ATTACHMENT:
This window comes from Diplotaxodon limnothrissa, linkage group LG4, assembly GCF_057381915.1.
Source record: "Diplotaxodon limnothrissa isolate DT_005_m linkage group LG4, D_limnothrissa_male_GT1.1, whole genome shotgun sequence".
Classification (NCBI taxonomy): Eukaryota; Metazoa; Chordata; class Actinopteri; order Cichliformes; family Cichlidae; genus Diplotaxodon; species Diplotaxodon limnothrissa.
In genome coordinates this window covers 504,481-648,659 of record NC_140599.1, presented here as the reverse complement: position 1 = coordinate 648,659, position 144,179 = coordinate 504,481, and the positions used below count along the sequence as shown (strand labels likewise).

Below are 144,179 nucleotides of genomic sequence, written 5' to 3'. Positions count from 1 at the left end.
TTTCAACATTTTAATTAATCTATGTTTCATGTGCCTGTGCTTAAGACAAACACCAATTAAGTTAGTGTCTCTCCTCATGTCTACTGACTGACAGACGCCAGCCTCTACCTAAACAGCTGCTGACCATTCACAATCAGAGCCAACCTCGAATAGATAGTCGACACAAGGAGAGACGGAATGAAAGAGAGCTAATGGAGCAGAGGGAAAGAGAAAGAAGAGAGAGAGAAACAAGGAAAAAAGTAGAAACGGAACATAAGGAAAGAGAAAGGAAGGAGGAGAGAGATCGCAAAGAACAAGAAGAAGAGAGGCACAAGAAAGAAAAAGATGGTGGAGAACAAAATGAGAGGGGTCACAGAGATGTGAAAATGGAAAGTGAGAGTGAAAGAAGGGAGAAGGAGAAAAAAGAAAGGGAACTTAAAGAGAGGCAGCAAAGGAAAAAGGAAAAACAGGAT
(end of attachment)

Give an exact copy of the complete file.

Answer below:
This window comes from Diplotaxodon limnothrissa, linkage group LG4, assembly GCF_057381915.1.
Source record: "Diplotaxodon limnothrissa isolate DT_005_m linkage group LG4, D_limnothrissa_male_GT1.1, whole genome shotgun sequence".
Classification (NCBI taxonomy): Eukaryota; Metazoa; Chordata; class Actinopteri; order Cichliformes; family Cichlidae; genus Diplotaxodon; species Diplotaxodon limnothrissa.
In genome coordinates this window covers 504,481-648,659 of record NC_140599.1, presented here as the reverse complement: position 1 = coordinate 648,659, position 144,179 = coordinate 504,481, and the positions used below count along the sequence as shown (strand labels likewise).

Below are 144,179 nucleotides of genomic sequence, written 5' to 3'. Positions count from 1 at the left end.
TTTCAACATTTTAATTAATCTATGTTTCATGTGCCTGTGCTTAAGACAAACACCAATTAAGTTAGTGTCTCTCCTCATGTCTACTGACTGACAGACGCCAGCCTCTACCTAAACAGCTGCTGACCATTCACAATCAGAGCCAACCTCGAATAGATAGTCGACACAAGGAGAGACGGAATGAAAGAGAGCTAATGGAGCAGAGGGAAAGAGAAAGAAGAGAGAGAGAAACAAGGAAAAAAGTAGAAACGGAACATAAGGAAAGAGAAAGGAAGGAGGAGAGAGATCGCAAAGAACAAGAAGAAGAGAGGCACAAGAAAGAAAAAGATGGTGGAGAACAAAATGAGAGGGGTCACAGAGATGTGAAAATGGAAAGTGAGAGTGAAAGAAGGGAGAAGGAGAAAAAAGAAAGGGAACTTAAAGAGAGGCAGCAAAGGAAAAAGGAAAAACAGGAT